Phonological operations restricted to specific morphological domains / environments:

im--press-ionover- [im--press-ion] -able
c)Un-earth-li -ness

2.5. Stress subordination

p. 64 "The rules that determine stress contours are, for the most part, rules that assign primary stress in certain positions, at the same time weakening the stresses in all other positions".

2.5. Alternating stress rule (p.78) (for secondary stresses)

V -> [1 stress] / - C0 V C0 V1 C0]

hurricAn => hurricA1n [Main stress rule]
=> hu1rricA1n [Alternating stress rule]
=> hu1rricA2n [Stress subordination]

3. Liberman and Prince (1977)

"certain features of prosodic systems like that of English, in particular the phenomenon of `stress subordination', are not to be referred primarily to the properties of individual segments (or syllables), but rather reflect a hierarchical rhythmic structuring that organizes the syllables, words, and syntactic phrases of a sentence."


/\/\       \
dew -coveredlawnlaborunionfinancecommitteepresident



"only a stressed syllable may be the strong element of a metrical foot".

Digression on Iambic Reversal / Rhythm Rule / Stress Retraction

SPE and Metrical Phonology both capture the preservation of relative prominence under embedding. But there are counter-cases,

e.g. thirtéen vs. thìrteen mén, àchromátic vs. áchromàtic lêns

Liberman and Prince: "we need an account of linguistic rhythm in terms of which the appropriate stress configurations are marked as `clashing', thus producing a pressure for change."

The Metrical Grid:


For more on the Rhythm rule, see Kager and Visch (1988), and papers by Grabe and Warren, Vogel et al. and Shattuck-Hufnagel in
Connell and Arvaniti (1995). According to these later studies, iambic reversal is not a phonological movement rule at all, bur arises from the interaction of lexical stress and phrase-final accent:

Separate words
Phrasal accentuation:HLHLHL
Lexical stress:*|*|**|

4. Kiparsky (1979): stress assignment is cyclic.

Liberman and Prince (1977) derive the stress of "sensationality" incorrectly:

231- according to Liberman and Prince's stress-marking algorithm

"Since no cyclic rules in [Liberman & Prince 1977] are sensitive to metrical structure, one could equivalently stipulate that metrical structure is assigned only on the last cycle."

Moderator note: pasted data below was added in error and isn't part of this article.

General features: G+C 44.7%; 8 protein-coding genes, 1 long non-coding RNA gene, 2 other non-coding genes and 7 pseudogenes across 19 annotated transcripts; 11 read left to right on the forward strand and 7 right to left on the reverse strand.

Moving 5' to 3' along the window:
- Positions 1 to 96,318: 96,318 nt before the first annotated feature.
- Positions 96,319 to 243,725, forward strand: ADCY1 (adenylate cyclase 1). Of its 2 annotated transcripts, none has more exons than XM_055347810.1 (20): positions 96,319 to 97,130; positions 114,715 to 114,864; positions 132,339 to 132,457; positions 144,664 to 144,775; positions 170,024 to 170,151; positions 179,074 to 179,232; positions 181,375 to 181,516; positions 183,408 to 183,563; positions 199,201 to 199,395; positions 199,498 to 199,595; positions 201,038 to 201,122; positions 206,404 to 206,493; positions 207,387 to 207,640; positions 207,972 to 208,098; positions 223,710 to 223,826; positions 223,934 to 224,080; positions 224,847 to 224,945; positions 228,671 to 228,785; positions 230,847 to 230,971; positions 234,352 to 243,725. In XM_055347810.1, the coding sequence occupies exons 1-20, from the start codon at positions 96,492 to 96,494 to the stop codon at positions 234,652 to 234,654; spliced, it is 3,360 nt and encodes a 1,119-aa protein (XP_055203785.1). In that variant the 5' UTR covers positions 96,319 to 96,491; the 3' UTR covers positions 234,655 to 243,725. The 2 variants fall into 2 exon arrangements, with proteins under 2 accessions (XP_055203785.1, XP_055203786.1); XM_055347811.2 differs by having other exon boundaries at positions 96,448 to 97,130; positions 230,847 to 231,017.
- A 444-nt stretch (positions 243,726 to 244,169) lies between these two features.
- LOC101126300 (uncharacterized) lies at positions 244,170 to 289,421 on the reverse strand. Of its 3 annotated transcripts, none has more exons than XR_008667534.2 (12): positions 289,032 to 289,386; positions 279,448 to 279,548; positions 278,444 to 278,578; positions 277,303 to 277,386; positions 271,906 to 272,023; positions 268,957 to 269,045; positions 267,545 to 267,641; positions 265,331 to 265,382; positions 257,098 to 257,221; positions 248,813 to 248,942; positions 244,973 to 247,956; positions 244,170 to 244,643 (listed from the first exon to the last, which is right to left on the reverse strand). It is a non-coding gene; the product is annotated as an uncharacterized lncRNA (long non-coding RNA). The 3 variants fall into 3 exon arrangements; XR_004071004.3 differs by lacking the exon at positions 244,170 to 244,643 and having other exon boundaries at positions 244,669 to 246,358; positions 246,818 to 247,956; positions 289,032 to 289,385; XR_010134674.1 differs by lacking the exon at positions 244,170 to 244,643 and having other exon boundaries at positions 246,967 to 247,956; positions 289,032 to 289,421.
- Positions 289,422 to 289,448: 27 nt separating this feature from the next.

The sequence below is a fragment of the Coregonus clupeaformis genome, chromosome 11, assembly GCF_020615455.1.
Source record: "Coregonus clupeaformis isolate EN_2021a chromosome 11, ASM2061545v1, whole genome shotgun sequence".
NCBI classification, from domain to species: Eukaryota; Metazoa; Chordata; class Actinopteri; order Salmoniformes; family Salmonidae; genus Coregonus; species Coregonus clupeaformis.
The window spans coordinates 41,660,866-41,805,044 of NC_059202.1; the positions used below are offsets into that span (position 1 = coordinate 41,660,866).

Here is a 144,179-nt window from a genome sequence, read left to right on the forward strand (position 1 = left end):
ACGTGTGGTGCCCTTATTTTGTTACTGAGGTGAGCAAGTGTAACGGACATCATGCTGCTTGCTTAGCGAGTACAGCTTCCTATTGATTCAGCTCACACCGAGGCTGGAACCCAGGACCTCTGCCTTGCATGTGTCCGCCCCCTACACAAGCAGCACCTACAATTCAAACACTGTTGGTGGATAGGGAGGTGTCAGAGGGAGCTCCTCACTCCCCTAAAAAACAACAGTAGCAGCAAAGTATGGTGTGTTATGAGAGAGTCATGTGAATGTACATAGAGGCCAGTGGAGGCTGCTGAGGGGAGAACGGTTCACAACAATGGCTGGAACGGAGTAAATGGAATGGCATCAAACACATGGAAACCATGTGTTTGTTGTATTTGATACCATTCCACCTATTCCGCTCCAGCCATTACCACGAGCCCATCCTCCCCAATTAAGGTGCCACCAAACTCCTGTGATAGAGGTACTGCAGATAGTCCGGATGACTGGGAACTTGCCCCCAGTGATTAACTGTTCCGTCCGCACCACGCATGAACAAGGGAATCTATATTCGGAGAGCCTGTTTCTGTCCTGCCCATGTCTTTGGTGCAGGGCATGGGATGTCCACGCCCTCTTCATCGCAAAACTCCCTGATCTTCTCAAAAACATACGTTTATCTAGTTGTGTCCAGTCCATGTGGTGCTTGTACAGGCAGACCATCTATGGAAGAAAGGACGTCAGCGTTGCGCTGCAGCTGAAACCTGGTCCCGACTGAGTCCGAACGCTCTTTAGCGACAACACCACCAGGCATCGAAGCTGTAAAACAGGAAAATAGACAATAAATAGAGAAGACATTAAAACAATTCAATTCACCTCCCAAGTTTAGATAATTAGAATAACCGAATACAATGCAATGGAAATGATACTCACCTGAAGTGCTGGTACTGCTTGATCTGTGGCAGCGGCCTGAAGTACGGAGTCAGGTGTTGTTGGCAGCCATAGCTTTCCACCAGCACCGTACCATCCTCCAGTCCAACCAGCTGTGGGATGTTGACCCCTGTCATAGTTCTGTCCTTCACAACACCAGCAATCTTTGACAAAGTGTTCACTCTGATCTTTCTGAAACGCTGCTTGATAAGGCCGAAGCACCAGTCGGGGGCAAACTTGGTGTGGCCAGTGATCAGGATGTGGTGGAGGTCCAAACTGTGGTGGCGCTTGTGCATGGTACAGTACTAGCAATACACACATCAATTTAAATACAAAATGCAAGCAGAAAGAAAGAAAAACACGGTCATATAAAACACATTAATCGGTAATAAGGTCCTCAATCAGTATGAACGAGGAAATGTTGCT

If assignment of metrical structure is cyclic (i.e. derivation respects structure built on earlier cycles) the (correct) derivation will be:


"metrical structure assigned in earlier cycles is kept insofar as it is not redrawn by the reapplication of [foot construction]."

5. Hayes (1982): extrametricality

i) The final syllable is extrametrical in nouns and suffixed adjectives, e.g. serendipi<ty>, sensa<tion>, perso<nal>. With this proviso, antepenultimate stress is eliminated. Word final syllables are stressed if heavy, otherwise stress is penultimate (modulo extrametricality).

ii) The final consonant is extrametrical in underived verbs and adjectives, e.g. soli<d>, supre<me>.

6. English stress parameters

As work in metrical theory progressed and was extended to many languages, our conception of English stress assignment became embedded in, and was constrained by, a parametric view of options for metrical structure (Halle and Vergnaud 1987, Booij 1983), taking a lead from Chomskyan syntax.

1) Principles: Words consist of feet and feet consist of syllables.

2) Parameter: In English the rightmost foot is strongest (domain of main stress) e(ráse), i(ráte), mu(tátion), (ècu)(méni)<cal>, (ànti)(dìse)(stàblish)<men>(tári)<an>. Cf. Russian: leftmost - (úa)(sàm).

3) Parameter: Bounded feet are maximally binary; ternary feet are dealt with by extrametricality, and can only ocur at the edges of words (or cycles). Thus: (Hàma)(mèlid)(ánthe)<mum>. Cf. unbounded feet in Khalkha Mongolian (xötElbr) `leadership', French (originalité).